Monday, November 06, 2006

Don't Get Cocky, Klinghoffer

You may recall a conversation I had recently with The Rooster, in which we argued about religion. He called religion, "one of the most oppressive, evil forces in human history." I leapt to the defense of religion, arguing that it had the potential for good in its capacity to provide order and meaning. I only posted a tenth of our conversation, but I assure you that the argument was rousing and intensely debated for weeks. I thought I had made headway. Certainly, The Rooster continues to believe that religion is the root of all evil and I've continued to argue to the contrary; but we have a real dialogue going on, not a shouting match, but a conversation. It's one thing to argue relatively fruitlessly with a brilliant Rooster; it's another thing entirely when religious thinkers conspire to prove me wrong. In the National Review, David Klinghoffer writes, "[the] basic religious view, whether in its Christian or Jewish version, stands at loggerheads with secularism. The latter denies personal moral responsibility, which may in turn be the bottom-line point of disagreement between conservatives and liberals." Secularism does not deny personal moral responsibility, it just removes the motivation for moral behavior from God's hands. Homosexuality is not immoral, but co-opting religion to support intolerant viewpoints is.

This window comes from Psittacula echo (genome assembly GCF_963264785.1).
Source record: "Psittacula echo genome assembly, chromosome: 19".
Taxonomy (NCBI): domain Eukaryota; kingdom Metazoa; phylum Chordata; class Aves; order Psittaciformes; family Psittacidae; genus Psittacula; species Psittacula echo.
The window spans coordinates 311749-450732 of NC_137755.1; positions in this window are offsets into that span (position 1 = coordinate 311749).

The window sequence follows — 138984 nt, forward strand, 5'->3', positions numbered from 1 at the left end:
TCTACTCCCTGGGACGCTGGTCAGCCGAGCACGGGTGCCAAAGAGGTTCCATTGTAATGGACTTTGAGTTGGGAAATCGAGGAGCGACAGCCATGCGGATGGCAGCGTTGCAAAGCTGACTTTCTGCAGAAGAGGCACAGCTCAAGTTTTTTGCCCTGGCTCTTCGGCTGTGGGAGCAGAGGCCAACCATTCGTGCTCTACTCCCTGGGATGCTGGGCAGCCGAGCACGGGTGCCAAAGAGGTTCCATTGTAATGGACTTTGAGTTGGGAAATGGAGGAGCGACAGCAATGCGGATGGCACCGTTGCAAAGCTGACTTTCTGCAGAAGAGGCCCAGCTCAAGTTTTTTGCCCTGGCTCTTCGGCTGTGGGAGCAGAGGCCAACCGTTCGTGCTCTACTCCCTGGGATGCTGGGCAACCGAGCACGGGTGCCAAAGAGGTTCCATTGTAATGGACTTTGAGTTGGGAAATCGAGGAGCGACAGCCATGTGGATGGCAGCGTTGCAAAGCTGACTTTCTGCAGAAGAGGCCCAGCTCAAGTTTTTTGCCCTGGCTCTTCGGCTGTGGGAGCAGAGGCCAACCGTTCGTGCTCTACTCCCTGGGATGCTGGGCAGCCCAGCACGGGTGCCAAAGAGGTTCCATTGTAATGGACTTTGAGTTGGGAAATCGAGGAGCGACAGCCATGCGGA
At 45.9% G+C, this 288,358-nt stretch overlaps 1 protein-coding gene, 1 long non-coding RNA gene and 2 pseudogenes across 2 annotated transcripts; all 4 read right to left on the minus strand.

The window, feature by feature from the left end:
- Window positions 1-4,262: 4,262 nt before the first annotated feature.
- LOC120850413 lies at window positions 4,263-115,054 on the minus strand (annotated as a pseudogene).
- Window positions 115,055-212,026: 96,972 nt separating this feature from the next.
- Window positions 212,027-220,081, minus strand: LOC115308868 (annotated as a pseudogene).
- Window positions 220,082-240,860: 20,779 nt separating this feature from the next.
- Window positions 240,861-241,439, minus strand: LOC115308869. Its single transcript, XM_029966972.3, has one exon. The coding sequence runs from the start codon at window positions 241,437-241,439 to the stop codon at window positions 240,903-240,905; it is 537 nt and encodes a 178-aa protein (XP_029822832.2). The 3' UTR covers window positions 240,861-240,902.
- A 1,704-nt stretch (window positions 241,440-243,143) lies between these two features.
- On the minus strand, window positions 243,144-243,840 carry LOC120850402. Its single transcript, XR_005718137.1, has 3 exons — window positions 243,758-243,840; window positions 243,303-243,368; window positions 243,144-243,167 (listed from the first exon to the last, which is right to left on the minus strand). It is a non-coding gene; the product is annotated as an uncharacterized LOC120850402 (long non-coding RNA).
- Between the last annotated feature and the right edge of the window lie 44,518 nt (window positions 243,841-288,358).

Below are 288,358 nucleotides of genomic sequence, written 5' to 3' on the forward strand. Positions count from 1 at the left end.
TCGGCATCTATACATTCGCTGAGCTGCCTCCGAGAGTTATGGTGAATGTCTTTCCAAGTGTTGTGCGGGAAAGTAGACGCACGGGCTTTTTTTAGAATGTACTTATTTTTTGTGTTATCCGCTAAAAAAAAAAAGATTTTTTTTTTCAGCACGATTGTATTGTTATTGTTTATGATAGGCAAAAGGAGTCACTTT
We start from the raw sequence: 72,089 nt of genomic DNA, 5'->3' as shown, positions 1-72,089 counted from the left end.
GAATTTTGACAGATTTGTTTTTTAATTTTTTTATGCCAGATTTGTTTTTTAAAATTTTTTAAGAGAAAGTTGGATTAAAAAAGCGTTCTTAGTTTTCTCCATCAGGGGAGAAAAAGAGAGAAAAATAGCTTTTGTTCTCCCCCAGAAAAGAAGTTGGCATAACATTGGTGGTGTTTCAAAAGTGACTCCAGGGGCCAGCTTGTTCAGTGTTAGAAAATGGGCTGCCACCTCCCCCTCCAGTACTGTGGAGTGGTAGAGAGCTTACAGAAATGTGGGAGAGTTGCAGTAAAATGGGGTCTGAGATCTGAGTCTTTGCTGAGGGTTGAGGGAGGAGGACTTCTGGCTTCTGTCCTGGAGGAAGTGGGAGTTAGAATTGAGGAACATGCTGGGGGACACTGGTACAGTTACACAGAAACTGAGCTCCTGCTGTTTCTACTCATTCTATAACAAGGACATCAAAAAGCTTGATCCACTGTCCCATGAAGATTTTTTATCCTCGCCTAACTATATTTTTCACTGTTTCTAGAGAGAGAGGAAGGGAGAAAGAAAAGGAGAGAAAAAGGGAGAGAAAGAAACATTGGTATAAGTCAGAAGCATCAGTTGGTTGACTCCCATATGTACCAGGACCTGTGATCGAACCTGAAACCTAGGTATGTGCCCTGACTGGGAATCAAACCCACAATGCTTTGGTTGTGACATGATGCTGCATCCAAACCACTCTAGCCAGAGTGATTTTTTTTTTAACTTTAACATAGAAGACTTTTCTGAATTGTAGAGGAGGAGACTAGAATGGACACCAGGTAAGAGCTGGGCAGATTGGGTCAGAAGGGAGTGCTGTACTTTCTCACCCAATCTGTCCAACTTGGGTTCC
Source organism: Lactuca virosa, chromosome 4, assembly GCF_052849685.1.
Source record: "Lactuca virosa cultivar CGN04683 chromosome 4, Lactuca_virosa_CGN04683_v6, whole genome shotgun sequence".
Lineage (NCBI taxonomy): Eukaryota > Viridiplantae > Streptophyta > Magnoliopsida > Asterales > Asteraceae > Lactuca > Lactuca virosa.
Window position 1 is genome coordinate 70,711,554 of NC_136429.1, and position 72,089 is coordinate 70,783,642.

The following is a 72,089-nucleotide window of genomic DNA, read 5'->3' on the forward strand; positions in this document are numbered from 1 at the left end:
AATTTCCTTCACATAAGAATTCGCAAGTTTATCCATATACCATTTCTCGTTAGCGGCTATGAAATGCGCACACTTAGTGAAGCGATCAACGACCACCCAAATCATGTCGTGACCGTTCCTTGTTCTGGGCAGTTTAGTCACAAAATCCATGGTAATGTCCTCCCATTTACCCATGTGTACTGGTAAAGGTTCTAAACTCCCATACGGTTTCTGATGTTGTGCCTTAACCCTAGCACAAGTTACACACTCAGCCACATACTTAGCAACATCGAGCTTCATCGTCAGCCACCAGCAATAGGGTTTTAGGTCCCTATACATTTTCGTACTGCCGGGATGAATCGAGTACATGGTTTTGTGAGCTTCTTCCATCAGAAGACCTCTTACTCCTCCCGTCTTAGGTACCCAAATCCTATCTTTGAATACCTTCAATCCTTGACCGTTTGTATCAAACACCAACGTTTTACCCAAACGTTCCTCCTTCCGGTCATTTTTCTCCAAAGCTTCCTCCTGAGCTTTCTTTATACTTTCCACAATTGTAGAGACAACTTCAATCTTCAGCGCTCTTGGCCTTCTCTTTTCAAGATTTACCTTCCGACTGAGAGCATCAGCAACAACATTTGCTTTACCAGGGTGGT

Earlier today, Annie posted that "rabbis found ways to enshrine in law those values that they held dear." When slavery was legal and broadly accepted, religious leaders used religious texts to support slavery (not only is slavery found in the Bible, but there are biblical laws governing slave-holding). As the evils of slavery became apparent, religious leaders stopped using the Bible to defend an indefensible viewpoint; yet those texts did not change, the vocalized interpretation did because religious leaders find ways to enshrine in law those values they hold dear. Anyone who holds a bigoted viewpoint to be immutable because God says so without considering our history of adaptation and interpretation (particularly a man who claims to have revived the tradition of disputation), does a disservice not only to the potential of religions to unite and to heal, but to religious people with progressive perspectives.

11 comments:

Benjamin J. Cooper said...

The reason you aren't winning the argument is that you don't believe in it yourself. If you want religious belief to constantly admit the possibility of dogmatic change, then you negate the one thing that makes it religion - universal truth.

If we're going to get postmodernist here, I'd say that you can't vindicate any philosophy empirically, religious or otherwise. It's a toss-up as to whether Locke and Mill were right about liberty, or whether Hobbes and Han Feizi were right that people do better if oppressed. B.F. Skinner, on the basis of his scientific research, certainly thought that free will was an illusion and people, for their own good, should have their experiences engineered.